Today's Law As Amended

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AB-3232 Zero-emissions buildings and sources of heat energy.(2017-2018)

 (a) The Legislature finds and declares all of the following:
(1) Chapter 249 of the Statutes of 2016 directs the state to achieve a reduction in the emissions of greenhouse gases of 40 percent below 1990 levels by 2030.
(2) Buildings are responsible for 25 percent of all emissions of greenhouse gases.
(3) Direct emissions from the combustion of fossil fuels in buildings, primarily for space and water heating, accounts for 10 percent of all emissions of greenhouse gases in California.
(4) Approximately half of all energy used in buildings in California is in the form of on-site combustion of fossil fuels.
(5) The state has many ambitious energy efficiency building goals. Chapter 470 of the Statutes of 2009 requires the State Energy Resources Conservation and Development Commission to establish a comprehensive program to achieve greater energy savings in the state’s existing residential and nonresidential building stock. The Clean Energy and Pollution Reduction Act of 2015 (Chapter 547 of the Statutes of 2015) establishes a goal of achieving a cumulative doubling of statewide energy efficiency savings in electricity and natural gas final end uses of retail customers by January 1, 2030. However, the state has not assessed the potential for cost-effectively reducing total greenhouse gas emissions from buildings by an amount that is consistent with the state’s greenhouse gas reduction target of 40 percent below 1990 levels by 2030.
(6) Decarbonizing California’s buildings is essential to achieve the state’s greenhouse gas emission reduction goals at the lowest possible cost.
(b) It is the intent of the Legislature to achieve significant reductions in the emissions of greenhouse gases by the state’s residential and commercial building stock by January 1, 2030.

SEC. 2.

 Section 25403 is added to the Public Resources Code, to read:

 (a) By January 1, 2021, the commission, in consultation with the Public Utilities Commission, the State Air Resources Board, and the Independent System Operator, shall assess the potential for the state to reduce the emissions of greenhouse gases in the state’s residential and commercial building stock by at least 40 percent below 1990 levels by January 1, 2030. The assessment shall include consideration of all of the following:
(1) An evaluation, based on the best available data and existing analyses, of the cost per metric ton of carbon dioxide equivalent of the potential reduction from residential and commercial building stock relative to other statewide greenhouse gas emissions reduction strategies.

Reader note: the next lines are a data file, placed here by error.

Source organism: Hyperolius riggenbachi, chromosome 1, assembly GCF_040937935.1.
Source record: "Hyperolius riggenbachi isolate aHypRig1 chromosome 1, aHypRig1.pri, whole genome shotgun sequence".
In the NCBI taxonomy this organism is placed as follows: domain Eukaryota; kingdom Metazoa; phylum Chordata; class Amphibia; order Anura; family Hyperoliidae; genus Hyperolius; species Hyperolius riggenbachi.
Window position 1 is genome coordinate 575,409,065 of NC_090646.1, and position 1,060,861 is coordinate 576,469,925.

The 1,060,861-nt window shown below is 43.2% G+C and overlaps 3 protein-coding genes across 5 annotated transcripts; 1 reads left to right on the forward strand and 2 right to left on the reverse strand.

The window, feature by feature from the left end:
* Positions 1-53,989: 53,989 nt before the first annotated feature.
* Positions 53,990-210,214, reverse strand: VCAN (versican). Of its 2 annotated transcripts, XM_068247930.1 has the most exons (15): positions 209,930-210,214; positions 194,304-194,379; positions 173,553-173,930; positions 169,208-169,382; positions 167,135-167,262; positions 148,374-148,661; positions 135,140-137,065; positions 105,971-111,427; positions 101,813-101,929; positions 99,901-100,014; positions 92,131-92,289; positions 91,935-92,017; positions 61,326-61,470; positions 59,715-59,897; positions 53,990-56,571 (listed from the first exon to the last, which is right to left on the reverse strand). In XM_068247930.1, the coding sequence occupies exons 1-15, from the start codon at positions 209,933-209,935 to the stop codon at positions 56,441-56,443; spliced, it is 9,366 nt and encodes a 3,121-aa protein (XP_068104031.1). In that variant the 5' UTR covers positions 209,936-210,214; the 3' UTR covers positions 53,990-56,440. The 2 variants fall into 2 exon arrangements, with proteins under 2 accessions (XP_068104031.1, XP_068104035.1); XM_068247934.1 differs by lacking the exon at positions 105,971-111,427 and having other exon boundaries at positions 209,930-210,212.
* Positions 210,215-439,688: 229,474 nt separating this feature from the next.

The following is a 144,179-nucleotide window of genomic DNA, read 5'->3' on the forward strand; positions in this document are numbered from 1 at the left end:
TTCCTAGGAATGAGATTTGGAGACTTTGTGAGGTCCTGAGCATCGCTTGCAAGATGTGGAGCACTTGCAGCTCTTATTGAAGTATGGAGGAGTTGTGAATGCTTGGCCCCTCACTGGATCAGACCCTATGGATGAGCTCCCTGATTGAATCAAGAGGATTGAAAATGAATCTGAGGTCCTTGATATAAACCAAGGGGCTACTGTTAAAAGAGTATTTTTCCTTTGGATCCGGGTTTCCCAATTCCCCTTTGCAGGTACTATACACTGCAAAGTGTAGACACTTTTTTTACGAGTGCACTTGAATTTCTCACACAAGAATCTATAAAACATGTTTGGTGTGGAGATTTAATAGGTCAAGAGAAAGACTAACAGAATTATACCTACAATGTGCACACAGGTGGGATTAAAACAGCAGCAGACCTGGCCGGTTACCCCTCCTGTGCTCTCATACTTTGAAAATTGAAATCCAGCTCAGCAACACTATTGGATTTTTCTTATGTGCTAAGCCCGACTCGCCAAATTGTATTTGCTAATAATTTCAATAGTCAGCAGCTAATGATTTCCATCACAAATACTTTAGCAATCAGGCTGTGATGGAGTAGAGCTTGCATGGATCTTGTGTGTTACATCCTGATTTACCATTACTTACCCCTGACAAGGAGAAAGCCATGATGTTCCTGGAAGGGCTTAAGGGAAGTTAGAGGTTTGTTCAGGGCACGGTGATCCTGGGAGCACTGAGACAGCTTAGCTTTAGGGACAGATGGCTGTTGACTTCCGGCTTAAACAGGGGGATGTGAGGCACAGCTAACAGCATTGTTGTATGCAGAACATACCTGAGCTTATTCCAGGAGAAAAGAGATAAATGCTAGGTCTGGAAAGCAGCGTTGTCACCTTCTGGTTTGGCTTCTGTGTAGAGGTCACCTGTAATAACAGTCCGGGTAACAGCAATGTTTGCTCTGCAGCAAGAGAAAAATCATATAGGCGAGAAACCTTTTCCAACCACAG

(2) The cost-effectiveness of strategies to reduce emissions of greenhouse gases from space heating and water heating in both new and existing residential and commercial buildings.
(3) The challenges associated with reducing emissions of greenhouse gases from low-income housing, multifamily housing, and high-rise buildings.
(4) Load management strategies to optimize building energy use in a manner that reduces the emissions of greenhouse gases.
(5) The potential impacts of emission reduction strategies on ratepayers, construction costs, and grid reliability. In assessing the impact on grid reliability, the commission shall account for both of the following:
(A) The commission’s 2019 Building Energy Efficiency Standards, effective January 1, 2020, that propose to require solar energy systems on all new single-family and low-rise residential dwellings.
(B) The increased load and impact on electrical infrastructure due to transportation electrification.
(b) (1) By June 1, 2021, the commission, pursuant to Section 9795 of the Government Code, shall report to the Legislature the findings from the assessment.
(2) Pursuant to Section 10231.5 of the Government Code, this subdivision is inoperative on June 1, 2026.
(c) Beginning with the integrated energy policy report due on November 1, 2021, and in all subsequent integrated energy policy reports, the commission shall include a report on the emissions of greenhouse gases, based on existing data, associated with the supply of energy to residential and commercial buildings, by fuel type. The commission shall make this information publicly available on its Internet Web site.